Rabbet Plane vs. Jack Plane

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Forum topic by Marcel T posted 03-22-2008 05:57 PM 4570 views 0 times favorited 8 replies Add to Favorites Watch
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Marcel T

146 posts in 3962 days

03-22-2008 05:57 PM

I have the option of buying a jack plane and/or a rabbet plane. I understand these are almost the same, except that the rabbet plane’s iron extends all the way across the plane. If I get the rabbet plane, can I do the same things that I could with the jack plane, AND rabbets?

8 replies so far

View Thos. Angle's profile

Thos. Angle

4444 posts in 4199 days

#1 posted 03-22-2008 06:16 PM

Probably not. If you are looking at a #10 1/2 Stanley, carriage makers plane you get similar properties. The 10 1/2 sells for quite a bit and the # 5, jack plane is pretty cheap. I would get both. Rebates can be cut with a plane but I’ve found that a router with the proper bit works better.

-- Thos. Angle, Jordan Valley, Oregon

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Marcel T

146 posts in 3962 days

#2 posted 03-22-2008 06:19 PM

So no, I cannot use a rabbet plane as a jack plane?

View Eric's profile


875 posts in 4020 days

#3 posted 03-23-2008 12:47 AM

Rabbet planes and jack planes are very different. A jack plane helps you prepare stock, whereas a rabbet plane makes rabbets (or rebates). You’d need both, I’d say.

-- Eric at

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Marcel T

146 posts in 3962 days

#4 posted 03-23-2008 01:36 AM

Ok. I just thought that because they looked like they where the exact same plane, except that the rabbet had the iron extending all the way across the plane.
Thanks guys :)

View 8iowa's profile


1591 posts in 3997 days

#5 posted 03-26-2008 10:24 PM

I have just returned from a class in using handplanes at Highland Woodworking in Atlanta. Although I am far from being an expert, the # 5 jack plane is a great all around workhorse. It will certainly serve well to flatten a rough sawn board in preparation for the planer. Even with my level of skill I could use it to joint the edges of boards up to about two feet long for gluing.

Another very useful plane is the block plane, either with the standard angle of the low angle type. This is a great plane for smoothing edge grain, chamfering edges, trimming cabinet doors and many other tasks. Look for one with an adjustable throat. I have a Stanley # 60 1/2. Also demonstrated was an Anant # 78 Duplex Rabbet Plane with an adjustable fence for the purpose of cutting rabbets.

Depending on just how far one wants to go into hand tool woodworking, it is possible to have a dozen or more planes. However, for a start, the #5 Lie-Nielson or the Clifton plane can’t be beat. They are expensive, at around $300, but are ready to go out of the box. Cheaper planes require a fair amount of tuning and work in order to get satisfactory performance.

It goes without saying, if you get involved in handplanes, you will need some sharpening equipment.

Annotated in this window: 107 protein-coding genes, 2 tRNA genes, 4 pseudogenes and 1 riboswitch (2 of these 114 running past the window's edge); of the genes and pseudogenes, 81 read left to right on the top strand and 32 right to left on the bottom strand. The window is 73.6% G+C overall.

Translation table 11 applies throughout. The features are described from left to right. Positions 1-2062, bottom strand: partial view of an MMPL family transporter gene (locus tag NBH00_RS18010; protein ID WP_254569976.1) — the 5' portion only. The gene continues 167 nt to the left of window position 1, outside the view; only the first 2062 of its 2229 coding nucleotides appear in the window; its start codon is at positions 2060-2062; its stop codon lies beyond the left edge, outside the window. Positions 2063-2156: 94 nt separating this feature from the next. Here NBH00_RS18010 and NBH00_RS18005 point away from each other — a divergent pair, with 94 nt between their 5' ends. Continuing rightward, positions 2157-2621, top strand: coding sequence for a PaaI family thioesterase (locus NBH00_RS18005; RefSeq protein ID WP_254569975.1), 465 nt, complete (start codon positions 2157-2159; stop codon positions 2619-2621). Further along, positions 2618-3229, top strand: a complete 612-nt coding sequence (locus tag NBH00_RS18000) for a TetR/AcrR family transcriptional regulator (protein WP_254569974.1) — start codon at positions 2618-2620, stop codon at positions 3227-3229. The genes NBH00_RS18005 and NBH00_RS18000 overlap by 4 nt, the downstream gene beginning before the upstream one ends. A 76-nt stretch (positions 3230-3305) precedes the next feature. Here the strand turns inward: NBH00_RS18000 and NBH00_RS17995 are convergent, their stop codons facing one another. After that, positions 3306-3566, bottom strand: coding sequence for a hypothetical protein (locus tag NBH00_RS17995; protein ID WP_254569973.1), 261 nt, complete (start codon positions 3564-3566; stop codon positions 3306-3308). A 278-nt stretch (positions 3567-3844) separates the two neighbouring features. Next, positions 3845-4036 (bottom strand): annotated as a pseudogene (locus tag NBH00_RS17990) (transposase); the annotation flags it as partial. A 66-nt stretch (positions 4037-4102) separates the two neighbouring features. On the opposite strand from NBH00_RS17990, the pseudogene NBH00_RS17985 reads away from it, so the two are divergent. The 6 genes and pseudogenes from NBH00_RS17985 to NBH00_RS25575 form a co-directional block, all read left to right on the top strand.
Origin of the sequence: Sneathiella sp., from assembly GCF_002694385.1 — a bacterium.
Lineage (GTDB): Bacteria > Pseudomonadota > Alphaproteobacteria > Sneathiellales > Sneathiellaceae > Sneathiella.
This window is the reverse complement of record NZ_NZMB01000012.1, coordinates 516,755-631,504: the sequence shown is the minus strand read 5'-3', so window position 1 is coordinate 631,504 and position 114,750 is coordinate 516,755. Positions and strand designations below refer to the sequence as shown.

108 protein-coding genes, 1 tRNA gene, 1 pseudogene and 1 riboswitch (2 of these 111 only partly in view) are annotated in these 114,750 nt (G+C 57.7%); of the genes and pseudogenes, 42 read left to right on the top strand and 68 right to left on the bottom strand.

-- "Heaven is North of the Bridge"

View Philip Edwards's profile

Philip Edwards

245 posts in 4676 days

#6 posted 03-26-2008 10:34 PM

The Jack Rabbet plane looks real similar to the regular Jack – except the iron goes all the way to the edges of the plane. At first glance you should be able to use the rabbet for both jobs.
But – two things. First, the Rabbet plane is structurally weaker than the jack because of the cut-aways for the iron. The is just two strips of iron holding the plane together – this is a weak point (a lot of vintage #10 1/4’s have been welded back together at this weak point) and the plane isn’t as rigid as the regular Jack. This is pretty important when flattening boards.
Secondly, the iron needs to be sharpened straight across on the Rabbet. It is common to grind a slight camber on Jack plane irons – this allows you to take deeper cuts when roughing out a board. You’d be surprised the difference this makes!
So – to summarise. The Jack Rabbet is a speciality plane – great for certain tasks, not so good for others. The jack plane is a bench necessity – you will use it all the time. Do yourself a favour and get a Jack plane and maybe a shoulder plane or #78 for your rebate work.
Hope this helps

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Marcel T

146 posts in 3962 days

#7 posted 03-26-2008 11:33 PM

Thanks guys! You answered my question perfectly Philip, thanks again :)

View jsheaney's profile


141 posts in 4225 days

#8 posted 03-26-2008 11:47 PM

Also, on a jack plane those strips on either side of the blade are part of the function of the sole. You cannot plane a groove into a board with a jack plane. It isn’t possible, which is good because your purpose is to flatten the board. The purpose of a rabbet plane is to put a groove into a board. The lack of a sole to each side of the blade allows you to do that job.

-- Disappointment is an empty box full of expectation.

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